The big event this past week for my department was the announcement that the Dyson family endowed our program for 25M. We will now be known as the Charles H. Dyson School of Applied Economics and Management. The Dyson School, for short. And it turns out that having a short version does matter.
Why does it matter? We already have an outstanding undergraduate business program. But no recognizable brand. We have and award-winning research and extension programs in Management, Environmental and Resource Economics, International Trade and Development and Agricultural Management and Finance. But no recognizable brand. Our students get great placements, win awards and are amazing performers in all walks of life. But they have no recognizable brand to label their business cards and resumes.
What we have been missing is a concise, meaningful brand statement.
Believe me, the department has been through dozens of visioning and branding exercises. But the problem has always been that when talking to the press, prospective students, potential partners, the stumbling block is when you have to say: “Well, I’m in the Department of Applied Economics and Management in the College of Agriculture and Life Sciences.”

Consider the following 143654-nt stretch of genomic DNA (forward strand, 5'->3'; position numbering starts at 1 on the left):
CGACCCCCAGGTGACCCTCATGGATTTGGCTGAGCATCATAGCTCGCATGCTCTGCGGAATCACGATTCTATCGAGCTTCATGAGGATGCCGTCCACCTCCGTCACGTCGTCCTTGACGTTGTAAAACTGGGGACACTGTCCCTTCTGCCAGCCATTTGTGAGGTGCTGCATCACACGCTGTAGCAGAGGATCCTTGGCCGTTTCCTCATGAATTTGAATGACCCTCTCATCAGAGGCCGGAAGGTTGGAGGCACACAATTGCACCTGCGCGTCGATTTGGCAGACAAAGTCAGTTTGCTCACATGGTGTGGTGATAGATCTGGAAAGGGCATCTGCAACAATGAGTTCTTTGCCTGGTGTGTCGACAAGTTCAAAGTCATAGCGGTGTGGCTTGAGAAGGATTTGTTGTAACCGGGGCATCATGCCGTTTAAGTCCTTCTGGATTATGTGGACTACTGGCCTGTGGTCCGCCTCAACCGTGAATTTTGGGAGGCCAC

These 14 words will now be replaced by two: “I’m in the Dyson School.”
Don’t get me wrong. The money matters too! We are all are very excited about using the funding to grow our programs, improve our teaching resources, underwrite our research and expand our outreach. But those effects will be felt in the long run. Right now, we can start to re-brand ourselves with the prestigious two words that quickly convey who we are.
The broader lesson: every entity that craves attention needs a short, concise statement that immediately conjures up their program, school, business, or non-profit. This is highlighted in the following three clips of John Dyson (Charles’ son) , talking about the crafting of the phrase “I love New York” during his tenure as Ag Commissioner for the state. Couldn’t be more appropriate to our situation: